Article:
RealTime IT News

Web Sites Coping With COPPA

Recently, several parents were vexed by e-mails their children received explaining they would no longer be able to access many popular Web sites without having their parents go through a verification process that included submitting a credit card number.

The e-mails were sent as part of Web sites' efforts to comply with the Children's Online Privacy and Protection Act (COPPA), which was signed into law in 1998, and goes into effect Friday. Now, commercial Web sites and online services that collect personal information from children under the age of 13 without the consent of their parents are breaking federal law and face fines of $11,000 per violation.

To comply with the law has not been child's play. For instance, Yahoo! Inc. has added Family Account registration, which is specifically designed to prevent underage children from accessing personalized services without parental consent. When a user is identified as being under the age of 13 (detected by the date of birth entered during the registration process), a parent or supervising adult must now create a family account, which only can be accomplished by providing a valid credit card number with expiration date. Once credit card data is entered, the youth may establish and/or maintain a Yahoo! account as well as gain access to the site's personalized services.

According to Yahoo! Privacy Policy Manager Anne Toth, the credit card entry is a means of verifying that the individual registering the minor is over the age of 18.

"Fundamentally, with the family account registration, the parent now has the control, for example, to see what types of emails their children are receiving and modify their children's accounts," she adds. "Additionally, we have established barriers, including blocking children from creating a club or joining certain clubs. The changes we have implemented, which were put into place last May, allow parents to become more involved in their kids' Web-surfing activities."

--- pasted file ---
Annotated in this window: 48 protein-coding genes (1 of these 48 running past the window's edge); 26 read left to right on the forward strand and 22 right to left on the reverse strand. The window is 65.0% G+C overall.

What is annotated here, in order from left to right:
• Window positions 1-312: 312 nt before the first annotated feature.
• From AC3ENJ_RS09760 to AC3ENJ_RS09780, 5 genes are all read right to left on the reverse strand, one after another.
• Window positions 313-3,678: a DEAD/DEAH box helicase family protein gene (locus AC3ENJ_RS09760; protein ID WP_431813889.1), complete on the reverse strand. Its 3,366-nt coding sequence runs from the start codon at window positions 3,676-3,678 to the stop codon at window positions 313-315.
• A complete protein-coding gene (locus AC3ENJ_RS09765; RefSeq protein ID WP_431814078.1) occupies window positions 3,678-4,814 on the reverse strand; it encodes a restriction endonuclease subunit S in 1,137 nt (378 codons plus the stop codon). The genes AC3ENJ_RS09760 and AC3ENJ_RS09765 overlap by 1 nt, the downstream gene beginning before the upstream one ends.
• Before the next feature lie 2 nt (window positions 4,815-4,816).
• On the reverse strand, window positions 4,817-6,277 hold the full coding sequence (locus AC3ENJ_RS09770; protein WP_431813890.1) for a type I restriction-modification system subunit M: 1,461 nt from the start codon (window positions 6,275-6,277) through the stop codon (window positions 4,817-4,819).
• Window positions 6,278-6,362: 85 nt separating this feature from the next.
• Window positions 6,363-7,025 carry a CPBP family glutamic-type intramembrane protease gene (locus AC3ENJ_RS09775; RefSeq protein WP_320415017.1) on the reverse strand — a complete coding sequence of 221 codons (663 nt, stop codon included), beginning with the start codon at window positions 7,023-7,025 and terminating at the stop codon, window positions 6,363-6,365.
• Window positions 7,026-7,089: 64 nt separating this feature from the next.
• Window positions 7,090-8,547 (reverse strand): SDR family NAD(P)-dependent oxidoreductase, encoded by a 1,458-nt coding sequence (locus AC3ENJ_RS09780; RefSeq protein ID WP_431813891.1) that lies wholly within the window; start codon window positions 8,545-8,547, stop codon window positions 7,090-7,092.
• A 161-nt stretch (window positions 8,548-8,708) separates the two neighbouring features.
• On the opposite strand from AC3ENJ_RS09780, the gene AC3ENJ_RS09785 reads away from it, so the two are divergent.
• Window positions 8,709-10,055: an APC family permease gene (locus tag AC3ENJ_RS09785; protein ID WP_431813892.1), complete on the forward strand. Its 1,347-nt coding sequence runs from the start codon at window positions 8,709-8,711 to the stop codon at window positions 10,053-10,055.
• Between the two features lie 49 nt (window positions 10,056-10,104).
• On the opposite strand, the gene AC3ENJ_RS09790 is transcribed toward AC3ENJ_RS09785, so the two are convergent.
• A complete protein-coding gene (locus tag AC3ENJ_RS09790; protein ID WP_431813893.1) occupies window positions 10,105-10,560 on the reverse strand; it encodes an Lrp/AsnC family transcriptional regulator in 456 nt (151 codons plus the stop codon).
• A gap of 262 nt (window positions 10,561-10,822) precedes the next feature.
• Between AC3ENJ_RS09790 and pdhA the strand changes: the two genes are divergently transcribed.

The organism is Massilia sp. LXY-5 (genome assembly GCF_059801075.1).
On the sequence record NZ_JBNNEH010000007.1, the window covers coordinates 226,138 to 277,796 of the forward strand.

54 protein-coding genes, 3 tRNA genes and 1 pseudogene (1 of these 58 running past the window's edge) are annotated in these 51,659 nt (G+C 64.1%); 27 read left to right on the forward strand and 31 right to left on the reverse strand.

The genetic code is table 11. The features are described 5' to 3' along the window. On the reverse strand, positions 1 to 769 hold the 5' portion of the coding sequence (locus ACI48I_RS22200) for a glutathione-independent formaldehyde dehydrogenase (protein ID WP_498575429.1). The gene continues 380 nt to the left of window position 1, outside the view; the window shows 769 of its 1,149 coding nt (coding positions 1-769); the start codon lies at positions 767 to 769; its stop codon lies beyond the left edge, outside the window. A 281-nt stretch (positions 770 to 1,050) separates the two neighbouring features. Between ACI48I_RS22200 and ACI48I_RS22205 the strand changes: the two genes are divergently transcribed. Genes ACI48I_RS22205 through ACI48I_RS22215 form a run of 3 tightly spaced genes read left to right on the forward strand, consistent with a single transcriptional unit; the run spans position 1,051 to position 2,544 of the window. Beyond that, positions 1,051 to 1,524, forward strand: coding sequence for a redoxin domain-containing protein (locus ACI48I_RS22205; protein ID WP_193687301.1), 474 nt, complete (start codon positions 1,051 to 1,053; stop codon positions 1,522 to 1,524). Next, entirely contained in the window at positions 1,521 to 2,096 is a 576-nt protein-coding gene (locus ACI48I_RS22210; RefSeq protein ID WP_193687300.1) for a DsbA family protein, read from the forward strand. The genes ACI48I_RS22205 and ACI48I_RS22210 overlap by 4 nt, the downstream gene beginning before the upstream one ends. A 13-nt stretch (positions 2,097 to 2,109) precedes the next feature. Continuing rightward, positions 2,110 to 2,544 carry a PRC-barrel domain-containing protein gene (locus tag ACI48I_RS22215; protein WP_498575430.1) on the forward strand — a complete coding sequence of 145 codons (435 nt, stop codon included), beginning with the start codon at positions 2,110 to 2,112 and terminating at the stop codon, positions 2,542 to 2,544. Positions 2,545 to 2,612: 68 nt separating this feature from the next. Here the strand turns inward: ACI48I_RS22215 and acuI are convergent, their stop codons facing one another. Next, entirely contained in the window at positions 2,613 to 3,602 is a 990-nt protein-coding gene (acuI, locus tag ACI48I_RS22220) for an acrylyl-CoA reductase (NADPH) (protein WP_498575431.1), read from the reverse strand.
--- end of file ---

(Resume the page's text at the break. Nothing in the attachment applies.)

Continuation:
At Excite@Home, user information is being segmented so the site can determine which users are under the age of 13 and delete their personally identifiable information.

"Also, we now do not allow that segment entry to products that require personally identifiable information, such as email and chat rooms," said Leigh Dally, Excite's senior public relations manager.

"However, minors can still use other parts of the Excite service such as the personalized start page and Excite planner. We are considering implementing parental consent mechanisms for children under 13."

COPPA was created to put parents back in charge of their children's personal information online, said Robert Pitofsky, chairman of the Federal Trade Commission, in a statement.

"The Act gives parents the tools to control who collects personal information from their kids, how that information is used and whether it is shared with third parties. The rule implements one of the Commission's top goals - protecting children's privacy online."

Key provisions of COPPA are that sites must:

  • Provide parents notice of their information practices
  • Give parents a choice as to whether their child's information will be disclosed to a third party
  • Provide parents access to their child's personal information and allow them to review it and/or have it deleted
  • Not require a child provide more information than is reasonably necessary to participate in an activity
  • Give parents the opportunity to prevent further use or collection of information
  • Maintain the confidentiality, security and integrity of information collected from children

America Online Inc. (AOL) reported that it deleted the profiles of anyone who listed their age as under 13